Rating: 4.5 stars
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Lost and Found is the second book in Blaine D. Arden’s Forester trilogy. The story reunites us with our three heroes, elves Kelnaht, Ianys, and Taruif, about a year after the events of the first book. The three men are in love and committed to one another, but continue to face stumbling blocks to their relationship. First, Taruif is still shunned for his role in his former lover’s death, which means that no one is allowed to speak to him at all. Although it appears the Elders are considering reducing his sentence to time served, in the meantime any relationship between him and his lovers is illegal and must happen in secret.
Second, Ianys made a promise to his deceased lover and mother of his child that he would not allow Kelnaht a role in raising their daughter. His lover was jealous of Ianys’ former relationship with Kelnaht and exacting the oath means that the two men can not be together publicly either for fear of Ianys losing his child. As a result of all these complications, the three men are in love and committed to one another in private, but forced to sneak around and hide their relationship publicly.
In addition to the relationship of this triad, the story focuses on another investigation led by Kelhaht, this time into the disappearance of a young elf. Ustion fought with his father and then stormed off into the forest and hasn’t been seen for days. With the cold weather, the elves are worried for his safety. As a Truth Seeker, one who investigates crimes and also analyzes evidence through magical means, Kelnaht is leading the investigation into Ustion’s disappearance. As time passes, their hopes for the young man’s safe return begin to grow more dim, especially as there starts to be evidence of foul play. As Kelnaht follows the clues, he finds that Ustion might not be the only one in danger. Now he must figure out who is behind the kidnapping before it is too late for Ustion and someone that Kelnaht loves.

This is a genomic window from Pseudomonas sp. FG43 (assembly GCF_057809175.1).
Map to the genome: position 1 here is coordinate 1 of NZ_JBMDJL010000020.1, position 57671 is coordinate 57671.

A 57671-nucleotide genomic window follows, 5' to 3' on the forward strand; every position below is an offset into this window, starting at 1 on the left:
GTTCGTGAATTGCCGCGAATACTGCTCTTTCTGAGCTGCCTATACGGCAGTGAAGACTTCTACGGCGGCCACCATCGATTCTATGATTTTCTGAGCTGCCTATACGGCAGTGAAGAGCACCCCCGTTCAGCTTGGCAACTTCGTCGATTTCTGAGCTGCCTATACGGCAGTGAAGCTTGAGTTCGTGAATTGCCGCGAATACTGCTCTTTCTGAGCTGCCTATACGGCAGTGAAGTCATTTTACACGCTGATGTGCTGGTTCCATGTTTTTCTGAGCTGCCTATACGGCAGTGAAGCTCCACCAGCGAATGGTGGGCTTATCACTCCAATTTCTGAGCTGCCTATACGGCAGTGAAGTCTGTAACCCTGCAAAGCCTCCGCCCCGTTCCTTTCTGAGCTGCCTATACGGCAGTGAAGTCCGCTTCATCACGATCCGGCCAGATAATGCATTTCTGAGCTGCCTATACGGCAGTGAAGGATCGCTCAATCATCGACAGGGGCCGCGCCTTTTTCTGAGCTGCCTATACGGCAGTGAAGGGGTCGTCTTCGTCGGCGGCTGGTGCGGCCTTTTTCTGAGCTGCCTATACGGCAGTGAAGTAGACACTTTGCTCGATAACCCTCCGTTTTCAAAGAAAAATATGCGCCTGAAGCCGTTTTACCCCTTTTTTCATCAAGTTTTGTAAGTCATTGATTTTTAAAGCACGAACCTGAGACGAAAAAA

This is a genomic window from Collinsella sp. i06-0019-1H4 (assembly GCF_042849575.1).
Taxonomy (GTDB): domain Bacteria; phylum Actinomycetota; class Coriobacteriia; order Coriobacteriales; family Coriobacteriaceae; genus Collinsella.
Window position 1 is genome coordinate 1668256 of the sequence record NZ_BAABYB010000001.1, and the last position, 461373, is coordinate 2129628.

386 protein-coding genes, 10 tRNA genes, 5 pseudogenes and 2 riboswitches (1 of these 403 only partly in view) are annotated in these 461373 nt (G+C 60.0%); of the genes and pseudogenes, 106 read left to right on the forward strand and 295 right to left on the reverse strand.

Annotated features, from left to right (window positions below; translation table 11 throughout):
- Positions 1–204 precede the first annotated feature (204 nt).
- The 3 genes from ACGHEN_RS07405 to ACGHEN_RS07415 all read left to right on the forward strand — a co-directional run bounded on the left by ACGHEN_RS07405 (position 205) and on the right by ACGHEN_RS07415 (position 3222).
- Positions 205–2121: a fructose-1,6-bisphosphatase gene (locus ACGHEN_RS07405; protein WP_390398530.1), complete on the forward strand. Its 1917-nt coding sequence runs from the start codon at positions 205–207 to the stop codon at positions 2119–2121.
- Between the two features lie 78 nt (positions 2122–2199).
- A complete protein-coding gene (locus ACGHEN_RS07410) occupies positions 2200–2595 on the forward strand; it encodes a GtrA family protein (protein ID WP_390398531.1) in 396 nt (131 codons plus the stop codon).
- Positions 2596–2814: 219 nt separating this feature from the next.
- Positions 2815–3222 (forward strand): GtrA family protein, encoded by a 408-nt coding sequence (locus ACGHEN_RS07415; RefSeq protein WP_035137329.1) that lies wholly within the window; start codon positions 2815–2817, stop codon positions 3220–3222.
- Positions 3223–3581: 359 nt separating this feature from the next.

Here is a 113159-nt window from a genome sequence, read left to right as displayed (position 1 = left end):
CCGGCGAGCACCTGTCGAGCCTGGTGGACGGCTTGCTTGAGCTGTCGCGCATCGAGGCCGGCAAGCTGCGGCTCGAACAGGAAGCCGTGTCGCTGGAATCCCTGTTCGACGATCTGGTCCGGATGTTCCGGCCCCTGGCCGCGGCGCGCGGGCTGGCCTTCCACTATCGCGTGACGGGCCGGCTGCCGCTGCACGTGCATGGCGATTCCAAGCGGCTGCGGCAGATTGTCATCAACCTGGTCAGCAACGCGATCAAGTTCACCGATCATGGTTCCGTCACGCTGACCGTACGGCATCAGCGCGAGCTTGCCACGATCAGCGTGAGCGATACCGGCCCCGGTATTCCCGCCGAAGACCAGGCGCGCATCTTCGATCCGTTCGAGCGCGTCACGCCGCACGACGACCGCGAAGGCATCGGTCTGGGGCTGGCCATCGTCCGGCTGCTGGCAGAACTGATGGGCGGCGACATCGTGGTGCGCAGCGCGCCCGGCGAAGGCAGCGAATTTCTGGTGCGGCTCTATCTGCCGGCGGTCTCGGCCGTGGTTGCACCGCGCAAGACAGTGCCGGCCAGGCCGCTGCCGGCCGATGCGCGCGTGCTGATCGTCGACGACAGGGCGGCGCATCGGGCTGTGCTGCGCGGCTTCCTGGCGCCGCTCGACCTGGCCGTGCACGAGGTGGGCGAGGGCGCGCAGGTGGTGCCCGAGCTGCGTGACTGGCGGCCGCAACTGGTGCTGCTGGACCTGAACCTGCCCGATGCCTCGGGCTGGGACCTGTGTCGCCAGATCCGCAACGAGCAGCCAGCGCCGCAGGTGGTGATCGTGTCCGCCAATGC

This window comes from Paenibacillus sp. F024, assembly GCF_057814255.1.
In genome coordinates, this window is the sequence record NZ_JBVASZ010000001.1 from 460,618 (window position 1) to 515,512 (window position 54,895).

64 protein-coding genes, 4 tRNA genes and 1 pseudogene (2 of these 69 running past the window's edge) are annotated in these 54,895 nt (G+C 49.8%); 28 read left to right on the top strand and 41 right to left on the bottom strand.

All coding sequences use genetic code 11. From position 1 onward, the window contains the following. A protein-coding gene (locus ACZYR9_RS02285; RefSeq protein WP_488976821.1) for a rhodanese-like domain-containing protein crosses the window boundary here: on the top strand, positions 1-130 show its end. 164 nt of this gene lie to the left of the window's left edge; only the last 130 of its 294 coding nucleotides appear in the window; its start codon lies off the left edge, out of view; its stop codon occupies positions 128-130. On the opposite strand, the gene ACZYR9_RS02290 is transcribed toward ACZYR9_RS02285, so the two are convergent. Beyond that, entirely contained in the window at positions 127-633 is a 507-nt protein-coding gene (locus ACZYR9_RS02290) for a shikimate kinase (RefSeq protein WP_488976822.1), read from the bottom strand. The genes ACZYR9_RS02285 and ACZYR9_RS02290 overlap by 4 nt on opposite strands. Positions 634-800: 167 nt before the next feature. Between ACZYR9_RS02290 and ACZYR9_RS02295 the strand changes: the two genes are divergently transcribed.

I don’t read a lot of fantasy but something about this series really works for me. I think it is the way Arden manages to blend so many genres in an unusual way. We have the menage and the fantasy, and overlaid on top is a really great mystery and investigation plot. It is not a typical combination, but it works so well here. The investigation is my favorite part of this story and it has the right amount of mystery and suspense blended together with the powers of Kelnaht as a Truth Seeker. I enjoyed following along as they examined clues and pieced together the mystery of what happened to Ustion. It is clever and suspenseful and ties together really well with larger elements of the story.
I also enjoyed the continuing relationship between Kelnaht, Ianys, and Taruif. While the first book connected these men together, here we see them trying to make their relationship work. Privately things are wonderful, but there are huge roadblocks in front of their relationship. Truly no two of them are able to be together, let alone all three. And though the book does deal with Taruif’s shunning, the issues with Ianys and his oath to not let Kelnaht raise his daughter seems to have no potential resolution in sight. It is heartbreaking to see these men struggle, but we are also rewarded by the great relationship they do manage to have together. I found them very sweet together, each doting on the others and taking care of each other. I am really looking forward to the final book to see how this all plays out.
The last thing I want to point out is I think Arden does a really nice job with the world building here. One thing I sometimes struggle with in fantasy is keeping up with all the details about the imagined world. But Arden not only gives us a really creative world with lots of richness and depth, but she also brings us into it so easily and I had no trouble keeping up with the different elements of their elven society.
So I really enjoyed this one and found the mystery end of things particularly enjoyable. I am really looking forward to seeing how this trilogy wraps up and how things workout for our heroes.
P.S. While this book is the second in the trilogy, I actually think enough is explained here about the events of the first book that you could jump in here if you wanted to.